Bishop: Confirmation will be conferred on local third-graders
By MARK HAYWARD New Hampshire Union Leader
Manchester Bishop Peter Libasci confirms a young man during the adult confirmation this spring at St. Joseph Cathedral. (COURTESY)
MANCHESTER - New Hampshire Roman Catholic Bishop Peter Libasci has decreed that the sacrament of confirmation - traditionally seen as a rite of adulthood passage in the Catholic Church - will be conferred upon third-graders, rather than high-schoolers, starting as early as next year.
Diocesan officials said New Hampshire joins a handful of dioceses across the country that are making the change, which they say more accurately reflects the theological underpinnings of the sacrament. According to the catechism of the Catholic Church, confirmation is the final sacrament of initiation; it is marked with oil and signifies an outpouring of the Holy Spirit upon the recipient.
But for decades - if not longer - most Catholics have been confirmed in their high school years. The Diocese of Manchester set 10th grade or the age of 16 as the target for the sacrament, said Mary Ellen Mahon, secretary of Catholic formation at the diocese.
The later age proved an incentive for parents to keep their children in religious education classes, she said. But it also conflicted with the inevitable activities and attitudes of teenage life: school activities, sports, friends, jobs and the rebellious teenage spirit.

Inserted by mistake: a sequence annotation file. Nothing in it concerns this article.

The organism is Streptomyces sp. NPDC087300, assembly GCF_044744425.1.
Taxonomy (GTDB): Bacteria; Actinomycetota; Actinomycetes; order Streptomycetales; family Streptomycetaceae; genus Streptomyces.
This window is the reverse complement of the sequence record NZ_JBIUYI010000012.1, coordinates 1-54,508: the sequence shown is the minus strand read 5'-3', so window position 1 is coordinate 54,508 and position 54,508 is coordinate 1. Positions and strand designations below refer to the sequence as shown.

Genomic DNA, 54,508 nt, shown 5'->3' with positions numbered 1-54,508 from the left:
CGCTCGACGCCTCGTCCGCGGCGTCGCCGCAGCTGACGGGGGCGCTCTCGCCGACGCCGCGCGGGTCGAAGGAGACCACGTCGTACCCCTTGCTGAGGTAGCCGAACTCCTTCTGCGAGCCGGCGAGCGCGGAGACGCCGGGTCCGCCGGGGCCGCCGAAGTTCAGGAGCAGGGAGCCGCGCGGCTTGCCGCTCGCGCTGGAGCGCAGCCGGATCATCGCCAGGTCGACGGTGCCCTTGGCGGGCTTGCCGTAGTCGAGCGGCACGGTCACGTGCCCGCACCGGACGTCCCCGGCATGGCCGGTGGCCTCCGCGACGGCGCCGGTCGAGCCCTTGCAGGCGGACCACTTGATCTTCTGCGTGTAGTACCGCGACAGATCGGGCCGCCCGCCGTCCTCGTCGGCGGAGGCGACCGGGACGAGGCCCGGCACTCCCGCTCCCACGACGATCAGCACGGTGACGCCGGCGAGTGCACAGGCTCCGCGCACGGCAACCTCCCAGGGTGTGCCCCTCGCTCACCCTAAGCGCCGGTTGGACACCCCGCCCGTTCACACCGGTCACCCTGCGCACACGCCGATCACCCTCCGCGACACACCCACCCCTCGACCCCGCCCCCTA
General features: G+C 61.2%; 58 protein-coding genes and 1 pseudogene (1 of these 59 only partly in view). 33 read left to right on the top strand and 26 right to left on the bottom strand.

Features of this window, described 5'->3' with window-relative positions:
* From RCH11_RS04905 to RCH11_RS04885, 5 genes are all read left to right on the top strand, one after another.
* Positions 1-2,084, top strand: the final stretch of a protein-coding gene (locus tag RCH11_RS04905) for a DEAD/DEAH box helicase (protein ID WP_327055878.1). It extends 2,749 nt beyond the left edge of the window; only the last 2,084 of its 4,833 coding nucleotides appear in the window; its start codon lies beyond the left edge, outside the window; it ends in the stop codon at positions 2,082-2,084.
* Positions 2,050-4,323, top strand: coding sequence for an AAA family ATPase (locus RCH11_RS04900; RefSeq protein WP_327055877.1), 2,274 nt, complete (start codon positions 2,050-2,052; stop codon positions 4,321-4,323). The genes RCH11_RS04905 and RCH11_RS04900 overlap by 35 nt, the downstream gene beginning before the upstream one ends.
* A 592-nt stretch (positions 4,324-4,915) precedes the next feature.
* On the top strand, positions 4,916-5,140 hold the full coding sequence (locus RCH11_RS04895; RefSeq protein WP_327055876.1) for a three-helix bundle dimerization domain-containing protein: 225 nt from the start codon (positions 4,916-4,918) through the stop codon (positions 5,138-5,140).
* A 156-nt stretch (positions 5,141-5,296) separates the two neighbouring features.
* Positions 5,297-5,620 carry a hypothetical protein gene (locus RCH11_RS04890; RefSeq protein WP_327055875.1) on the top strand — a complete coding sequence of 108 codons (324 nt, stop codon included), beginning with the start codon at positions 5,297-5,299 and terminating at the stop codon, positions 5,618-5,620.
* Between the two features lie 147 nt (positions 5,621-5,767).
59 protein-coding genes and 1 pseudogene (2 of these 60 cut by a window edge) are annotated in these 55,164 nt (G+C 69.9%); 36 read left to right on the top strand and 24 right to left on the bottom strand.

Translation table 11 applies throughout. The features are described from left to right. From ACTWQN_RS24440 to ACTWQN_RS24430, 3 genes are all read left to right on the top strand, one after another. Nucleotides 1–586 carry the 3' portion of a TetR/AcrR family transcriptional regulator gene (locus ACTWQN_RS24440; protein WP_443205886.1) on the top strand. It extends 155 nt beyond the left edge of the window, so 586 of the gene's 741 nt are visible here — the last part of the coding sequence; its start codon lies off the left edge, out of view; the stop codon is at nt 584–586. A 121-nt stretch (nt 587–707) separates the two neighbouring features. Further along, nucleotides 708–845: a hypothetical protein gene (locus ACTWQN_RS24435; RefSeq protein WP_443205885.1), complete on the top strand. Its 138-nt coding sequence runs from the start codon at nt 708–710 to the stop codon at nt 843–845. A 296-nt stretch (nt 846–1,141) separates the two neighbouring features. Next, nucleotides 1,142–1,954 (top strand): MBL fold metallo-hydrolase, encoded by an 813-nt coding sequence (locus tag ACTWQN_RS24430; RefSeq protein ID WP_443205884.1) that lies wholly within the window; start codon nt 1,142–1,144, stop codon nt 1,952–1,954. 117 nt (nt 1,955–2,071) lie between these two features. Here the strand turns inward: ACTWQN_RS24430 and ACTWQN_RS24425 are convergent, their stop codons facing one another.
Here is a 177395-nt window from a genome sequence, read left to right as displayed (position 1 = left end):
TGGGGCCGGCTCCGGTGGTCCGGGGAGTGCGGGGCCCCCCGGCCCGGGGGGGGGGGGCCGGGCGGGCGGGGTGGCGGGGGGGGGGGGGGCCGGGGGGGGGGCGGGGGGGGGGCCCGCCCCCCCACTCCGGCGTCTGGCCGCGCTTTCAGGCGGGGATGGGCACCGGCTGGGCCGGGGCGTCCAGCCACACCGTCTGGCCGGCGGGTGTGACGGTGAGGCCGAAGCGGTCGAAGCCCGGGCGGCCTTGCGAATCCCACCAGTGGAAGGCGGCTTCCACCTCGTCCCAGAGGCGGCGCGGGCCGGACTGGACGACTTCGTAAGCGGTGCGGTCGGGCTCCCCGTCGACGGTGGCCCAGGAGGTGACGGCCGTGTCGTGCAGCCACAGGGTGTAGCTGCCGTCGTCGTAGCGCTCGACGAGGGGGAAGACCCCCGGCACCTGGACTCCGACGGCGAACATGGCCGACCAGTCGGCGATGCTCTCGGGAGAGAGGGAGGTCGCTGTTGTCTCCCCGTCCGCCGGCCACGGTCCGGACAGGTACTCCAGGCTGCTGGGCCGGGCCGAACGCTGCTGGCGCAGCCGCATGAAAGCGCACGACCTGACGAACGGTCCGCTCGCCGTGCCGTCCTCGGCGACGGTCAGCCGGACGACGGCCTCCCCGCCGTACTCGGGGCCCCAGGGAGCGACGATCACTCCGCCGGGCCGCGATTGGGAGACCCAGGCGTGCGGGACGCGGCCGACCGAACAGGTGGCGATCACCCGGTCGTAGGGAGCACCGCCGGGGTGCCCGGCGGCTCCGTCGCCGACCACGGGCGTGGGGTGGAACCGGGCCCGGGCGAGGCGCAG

"No sacrament should be a carrot held out to keep you in the church," she said.
In third grade, children are receptive to lessons about the faith, said Terry Bolduc, director of children and youth ministry at St. Marie Church in Manchester.
"When they're in second and third grade, their faces light up when you talk about the faith. They're a lot more excited about learning about the faith than in high school," she said.
A three-year transition is underway, and confirmations of third-graders should be the norm by 2020, Mahon said.
She said Manchester is the 11th diocese in the United State to restore the order of sacraments. She said Manchester consulted dioceses in Denver, Honolulu, Milwaukee and Portland, Maine, which have moved up their confirmation age.
Mahon said parish teachers and volunteers were initially wary of the change, but the Diocese has provided workshops and materials to assist in the change.
Religious instructors for individual churches will place emphasis on keeping children involved in religious instruction after confirmation. If kids drop out of faith formation after confirmation, the effort will have been a failure, Mahon said.
Bolduc said she'd be remiss to believe that no children will drop religious instruction after confirmation. But she believes many more will stay.
Last fall, St. Marie Church confirmed 46 teenagers. Since then, it has signed up 158 children for third-grade confirmation.
With confirmation at an earlier age, Bolduc said, the children will have the strength and encouragement they need in today's world. Those benefits include a deeper connection with the Holy Spirit, a better understanding of right and wrong, and a commitment to prayer, Bolduc said.
"We know," she said, "how desperately the children need confirmation earlier."